In conclusion, the COPD modules of the BRFSS have provided a unique opportunity to characterize the COPD populations using emergency care in the United States. Our study exemplifies current efforts to analyze and report population-based, COPD-related public health data, a major goal of the CDC.41 COPD patients with lower socio-economic status, extremes of BMI, more disabilities, and frequent comorbidities were independently associated with COPD ED visits or hospitalization. The study also suggests that opportunities to improve health care access, increase pulmonary rehabilitation utilization, and address COPD comorbidities will be needed to better manage COPD patients using emergency services.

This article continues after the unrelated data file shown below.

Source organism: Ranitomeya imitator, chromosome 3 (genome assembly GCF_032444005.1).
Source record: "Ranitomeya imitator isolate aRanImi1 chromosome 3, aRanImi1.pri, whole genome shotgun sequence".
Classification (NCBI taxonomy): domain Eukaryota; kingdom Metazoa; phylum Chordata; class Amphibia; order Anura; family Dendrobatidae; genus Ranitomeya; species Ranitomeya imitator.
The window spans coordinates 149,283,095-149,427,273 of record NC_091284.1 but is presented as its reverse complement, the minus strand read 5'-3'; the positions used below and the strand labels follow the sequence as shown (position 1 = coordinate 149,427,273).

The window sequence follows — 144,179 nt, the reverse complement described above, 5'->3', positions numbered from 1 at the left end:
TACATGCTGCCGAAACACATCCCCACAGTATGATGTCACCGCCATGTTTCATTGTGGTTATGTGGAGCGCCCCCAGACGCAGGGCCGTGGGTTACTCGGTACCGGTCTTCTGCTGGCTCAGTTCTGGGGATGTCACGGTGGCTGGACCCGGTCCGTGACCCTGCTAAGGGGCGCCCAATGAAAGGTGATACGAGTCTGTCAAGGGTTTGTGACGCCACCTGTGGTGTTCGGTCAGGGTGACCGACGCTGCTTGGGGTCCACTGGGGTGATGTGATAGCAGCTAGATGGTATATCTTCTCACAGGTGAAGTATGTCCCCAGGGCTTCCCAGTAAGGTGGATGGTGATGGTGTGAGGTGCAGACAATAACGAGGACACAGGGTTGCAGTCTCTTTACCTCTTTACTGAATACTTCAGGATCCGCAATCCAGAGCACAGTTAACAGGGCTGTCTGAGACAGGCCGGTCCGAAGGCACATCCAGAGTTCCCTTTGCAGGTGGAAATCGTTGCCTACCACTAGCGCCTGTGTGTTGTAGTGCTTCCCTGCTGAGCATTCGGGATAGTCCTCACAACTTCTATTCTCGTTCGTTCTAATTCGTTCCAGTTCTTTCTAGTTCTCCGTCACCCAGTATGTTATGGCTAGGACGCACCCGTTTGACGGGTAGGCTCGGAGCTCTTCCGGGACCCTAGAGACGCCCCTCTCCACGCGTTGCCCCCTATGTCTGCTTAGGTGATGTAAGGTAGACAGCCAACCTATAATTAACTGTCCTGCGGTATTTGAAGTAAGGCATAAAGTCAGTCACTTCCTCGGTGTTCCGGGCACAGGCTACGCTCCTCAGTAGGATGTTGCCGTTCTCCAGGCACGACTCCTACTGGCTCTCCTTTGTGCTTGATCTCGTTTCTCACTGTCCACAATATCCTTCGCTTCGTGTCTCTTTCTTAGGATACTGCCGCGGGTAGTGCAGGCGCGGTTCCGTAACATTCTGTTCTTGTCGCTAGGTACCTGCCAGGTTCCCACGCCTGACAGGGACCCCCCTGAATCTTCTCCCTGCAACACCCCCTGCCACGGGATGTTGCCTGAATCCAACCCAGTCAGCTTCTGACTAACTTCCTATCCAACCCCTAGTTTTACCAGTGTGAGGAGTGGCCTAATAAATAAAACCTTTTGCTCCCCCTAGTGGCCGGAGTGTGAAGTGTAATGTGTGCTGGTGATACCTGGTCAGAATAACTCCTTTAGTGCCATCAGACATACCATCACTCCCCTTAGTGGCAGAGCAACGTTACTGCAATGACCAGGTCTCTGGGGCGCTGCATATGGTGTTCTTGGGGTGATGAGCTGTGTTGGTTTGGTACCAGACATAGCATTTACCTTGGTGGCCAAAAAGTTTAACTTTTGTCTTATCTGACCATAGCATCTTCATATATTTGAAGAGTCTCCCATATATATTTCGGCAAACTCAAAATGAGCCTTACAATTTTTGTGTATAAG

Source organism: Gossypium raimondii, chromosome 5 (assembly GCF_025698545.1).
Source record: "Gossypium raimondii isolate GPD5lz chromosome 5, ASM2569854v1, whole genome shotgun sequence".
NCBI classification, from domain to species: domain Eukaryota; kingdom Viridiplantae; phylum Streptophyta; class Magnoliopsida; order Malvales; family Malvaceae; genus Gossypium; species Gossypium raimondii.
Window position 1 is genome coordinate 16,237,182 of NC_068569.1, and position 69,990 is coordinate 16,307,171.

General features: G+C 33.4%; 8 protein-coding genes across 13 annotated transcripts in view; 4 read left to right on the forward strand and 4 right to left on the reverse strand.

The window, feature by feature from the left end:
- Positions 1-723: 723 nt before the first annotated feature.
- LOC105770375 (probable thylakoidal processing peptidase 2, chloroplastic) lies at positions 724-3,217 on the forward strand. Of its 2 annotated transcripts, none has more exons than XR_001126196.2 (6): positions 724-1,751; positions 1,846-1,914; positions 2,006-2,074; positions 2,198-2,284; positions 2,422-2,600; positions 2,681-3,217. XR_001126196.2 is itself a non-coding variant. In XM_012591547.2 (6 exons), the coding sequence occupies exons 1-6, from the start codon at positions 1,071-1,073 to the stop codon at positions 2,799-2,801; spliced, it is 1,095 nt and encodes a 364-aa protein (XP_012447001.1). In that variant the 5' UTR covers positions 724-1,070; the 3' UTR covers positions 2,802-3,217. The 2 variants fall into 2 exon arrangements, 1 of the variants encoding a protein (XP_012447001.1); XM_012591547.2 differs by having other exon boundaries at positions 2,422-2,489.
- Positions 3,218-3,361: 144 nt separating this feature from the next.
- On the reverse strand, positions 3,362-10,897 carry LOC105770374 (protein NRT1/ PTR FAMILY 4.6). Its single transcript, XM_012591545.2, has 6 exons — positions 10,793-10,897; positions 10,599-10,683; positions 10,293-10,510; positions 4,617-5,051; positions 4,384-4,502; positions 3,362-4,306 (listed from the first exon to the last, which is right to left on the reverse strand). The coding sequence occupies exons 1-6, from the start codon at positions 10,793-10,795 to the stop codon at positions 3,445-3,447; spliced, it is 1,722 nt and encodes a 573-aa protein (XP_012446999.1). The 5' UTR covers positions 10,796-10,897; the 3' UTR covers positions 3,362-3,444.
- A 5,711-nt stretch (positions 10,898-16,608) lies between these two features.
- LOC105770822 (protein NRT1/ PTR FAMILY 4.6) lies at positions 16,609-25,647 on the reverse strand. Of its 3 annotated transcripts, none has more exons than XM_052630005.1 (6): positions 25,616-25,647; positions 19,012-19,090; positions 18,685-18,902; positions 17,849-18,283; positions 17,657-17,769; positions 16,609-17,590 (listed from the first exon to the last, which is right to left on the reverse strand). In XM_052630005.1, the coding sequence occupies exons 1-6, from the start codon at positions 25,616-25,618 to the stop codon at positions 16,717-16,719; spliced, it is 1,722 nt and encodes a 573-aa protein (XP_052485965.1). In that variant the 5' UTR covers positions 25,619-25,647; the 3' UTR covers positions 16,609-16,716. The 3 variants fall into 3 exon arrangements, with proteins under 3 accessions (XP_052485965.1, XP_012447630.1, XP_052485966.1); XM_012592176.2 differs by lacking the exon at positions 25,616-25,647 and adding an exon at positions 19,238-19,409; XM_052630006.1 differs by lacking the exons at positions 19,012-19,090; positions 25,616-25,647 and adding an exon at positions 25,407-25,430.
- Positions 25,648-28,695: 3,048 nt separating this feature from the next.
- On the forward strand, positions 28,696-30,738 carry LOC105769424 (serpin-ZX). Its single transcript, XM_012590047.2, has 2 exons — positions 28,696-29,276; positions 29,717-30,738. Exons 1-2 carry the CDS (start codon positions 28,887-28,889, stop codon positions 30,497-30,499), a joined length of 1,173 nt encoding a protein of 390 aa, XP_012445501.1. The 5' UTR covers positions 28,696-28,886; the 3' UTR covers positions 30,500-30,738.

Declaration of Interest

Drs. Suchit Kumbhare, Tatsiana Beiko, and Susan R. Wilcox do not have conflicts of interest. Dr. Charlie Strange has current, past, or pending grants in COPD from the Alpha-1 Foundation, Baxter, CSL Behring, Entera Health, Grifols, and the National Institutes of Health. He consults for AstraZeneca, Boehringer-Ingelheim, CSL Behring, Grifols, PlasmaTech, PneumRx, Pulmonx, and Uptake Medical on COPD.

Online Supplement

BRFSS Methods